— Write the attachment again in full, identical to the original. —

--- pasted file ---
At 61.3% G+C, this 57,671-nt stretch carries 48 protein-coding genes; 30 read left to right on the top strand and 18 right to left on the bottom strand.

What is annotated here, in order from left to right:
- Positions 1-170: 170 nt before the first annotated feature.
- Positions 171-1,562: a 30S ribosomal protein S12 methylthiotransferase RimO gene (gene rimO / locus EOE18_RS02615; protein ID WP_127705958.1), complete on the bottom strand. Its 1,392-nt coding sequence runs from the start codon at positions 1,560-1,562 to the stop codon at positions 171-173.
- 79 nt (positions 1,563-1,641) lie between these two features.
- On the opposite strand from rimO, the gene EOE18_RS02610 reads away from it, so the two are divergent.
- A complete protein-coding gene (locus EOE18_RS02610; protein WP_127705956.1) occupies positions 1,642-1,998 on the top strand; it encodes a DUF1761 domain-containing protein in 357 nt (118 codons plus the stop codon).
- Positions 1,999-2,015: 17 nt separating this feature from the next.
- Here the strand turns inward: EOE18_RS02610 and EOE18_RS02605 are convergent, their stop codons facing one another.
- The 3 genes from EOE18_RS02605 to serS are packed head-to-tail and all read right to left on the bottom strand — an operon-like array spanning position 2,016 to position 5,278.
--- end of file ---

At 61.3% G+C, this 57,671-nt stretch carries 48 protein-coding genes; 30 read left to right on the top strand and 18 right to left on the bottom strand.

What is annotated here, in order from left to right:
- Positions 1-170: 170 nt before the first annotated feature.
- Positions 171-1,562: a 30S ribosomal protein S12 methylthiotransferase RimO gene (gene rimO / locus EOE18_RS02615; protein ID WP_127705958.1), complete on the bottom strand. Its 1,392-nt coding sequence runs from the start codon at positions 1,560-1,562 to the stop codon at positions 171-173.
- 79 nt (positions 1,563-1,641) lie between these two features.
- On the opposite strand from rimO, the gene EOE18_RS02610 reads away from it, so the two are divergent.
- A complete protein-coding gene (locus EOE18_RS02610; protein WP_127705956.1) occupies positions 1,642-1,998 on the top strand; it encodes a DUF1761 domain-containing protein in 357 nt (118 codons plus the stop codon).
- Positions 1,999-2,015: 17 nt separating this feature from the next.
- Here the strand turns inward: EOE18_RS02610 and EOE18_RS02605 are convergent, their stop codons facing one another.
- The 3 genes from EOE18_RS02605 to serS are packed head-to-tail and all read right to left on the bottom strand — an operon-like array spanning position 2,016 to position 5,278.